A Gallup poll released yesterday has President Obama’s overall job approval rating at 43 percent — the same number it’s been at since late October, according to Gallup. The president’s approval rating has not exceeded 43 percent since July, and it actually dipped to 40 percent in early October.
When the demographic was broken up by party affiliation, his approval rating dropped among all categories when compared to his January 2011 rating.
The most noticeable shift was among moderate/liberal Republicans and Independents, with a difference of 8 and 10 points, respectively. Obama’s overall approval rating among U.S. adults in January 2011 was 49 percent. Gallup states that a comparison of current approval ratings to those recorded in January is significant, because incumbent presidents have not historically been re-elected with approval ratings below 49 percent the year prior to the election. Whether Obama’s approval stays flat-lined, rises, or declines, his numbers may begin to influence re-election predictions within the coming months.
Obama Approval Poll Methodology
The Gallup poll was conducted between November 21 and November 27, with no interviews being conducted on November 24. Respondents consisted of 2978 adults residing in the U.S., who were contacted via random dialing of cell phones, and random selection from listed landlines. Interviewers were able to conduct the poll in Spanish. There was a minimum quota of 800 cell phone users and 1200 landline users for this poll. Weighting was used to account for unlisted phone numbers and multiple adults in households, as well as demographic information including gender, age, race, region and education. The margin of error is +/-2 points.
Is the Party Affiliation Data Significant?
The poll release concludes that for Obama to get his approval rating where it needs to be for re-election, he needs to focus on winning moderate Republicans and Independents, since these are the two groups with which he has lost the most ground since January. Gallup states that those who have most recently given up on a candidate are the easiest to win back. The Gallup poll goes on to state that Obama’s safest target at this point is likely those on the center-right of the political spectrum.
Flaws in the Gallup Presidential Approval Poll
While this determination is based on scientific poll data, there are several flaws with the presented conclusion, one of which is that party affiliation is not constant, and is in fact very flux, especially in a divisive political climate. This is why the NCPP does not recommend that pollsters weight based on respondents’ stated party affiliation.
Additionally, it cannot be assumed that all, or even the majority of, self-described Independents are moderate conservatives, or that they lean any which way politically. A Pew Research poll conducted in May 2011 surveyed Independents to determine their ideological makeup. The results indicated that this is a highly fragmented group, and many who compose it cannot be grouped by “liberal” or “conservative.” Those who call themselves “Independent” may include individuals who are so far to the left or right that they do not consider themselves Republican or Democrat, but many others in this group are either politically disengaged, or they shift between left and right depending on the issue. Others who self-identify as Independent may also identify as “liberal” or “conservative” depending on their personal situations at the time the survey is delivered. Whether Obama moves to the right, as the Gallup poll suggests he should, or moves to the left, he will not be able to win over large majorities of Independents, because they do not have similar values and opinions.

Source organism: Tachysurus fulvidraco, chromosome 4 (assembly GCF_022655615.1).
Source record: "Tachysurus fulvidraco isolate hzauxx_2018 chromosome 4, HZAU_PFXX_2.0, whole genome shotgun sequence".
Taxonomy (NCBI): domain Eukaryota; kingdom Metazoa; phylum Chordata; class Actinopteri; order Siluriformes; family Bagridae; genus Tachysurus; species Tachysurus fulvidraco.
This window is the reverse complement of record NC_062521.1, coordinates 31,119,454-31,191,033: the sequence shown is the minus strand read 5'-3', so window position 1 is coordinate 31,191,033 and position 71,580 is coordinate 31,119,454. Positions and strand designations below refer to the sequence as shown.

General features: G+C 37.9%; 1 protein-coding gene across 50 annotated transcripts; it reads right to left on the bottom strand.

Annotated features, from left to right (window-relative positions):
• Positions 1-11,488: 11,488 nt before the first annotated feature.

It is also possible that more moderate Democrats and hard-left Democrats are respectively switching their categorizations to “moderate Republican” and “Independent” due to dissatisfaction with Obama, thus the lower general approval rating, and the rapid increase in disapproval among these party affiliations. While attempting to woo the center-right may succeed in winning back the moderates, there may be a block of Independents who want Obama to move further to the left.
Interpreting the Obama Approval Poll Results
According to aggregate data gathered by RealClearPolitics, the overall approval rating data is on target with cumulative polling numbers. While Gallup used past election data to form the hypothesis that no incumbent with an approval rating of less than 49 percent in the year prior to the election will be re-elected, it is important to remember that presidential elections only occur every four years, and not all presidential elections include an incumbent candidate. Since polling processes have evolved over time, there is not an overwhelming amount of data available to support this hypothesis, but it is becoming more credible as each presidential election occurs.
The conclusion that Obama might strengthen his approval rating by wooing center-right individuals may or may not be tested depending on the strategy the president adopts as campaign season approaches. Due to the inherent problems with gathering poll data based on stated party affiliation, it is difficult to determine whether Obama has more to gain by moving to the right or left. The poll results also leave out the possibility that he may benefit from shifting left on some issues and right on others. A change from his current approach is likely warranted, as his approval rating has been relatively immobile for the past month, as observed in several polls.
Gallup. Obama Approval Remains at 43 Percent Through Thanksgiving Week. Accessed November 29, 2011.
Pew Research Center for the People and Press. Beyond Red and Blue: The Political Typology. Accessed November 29, 2011.
RealClearPolitics. President Obama Job Approval. Accessed November 29, 2011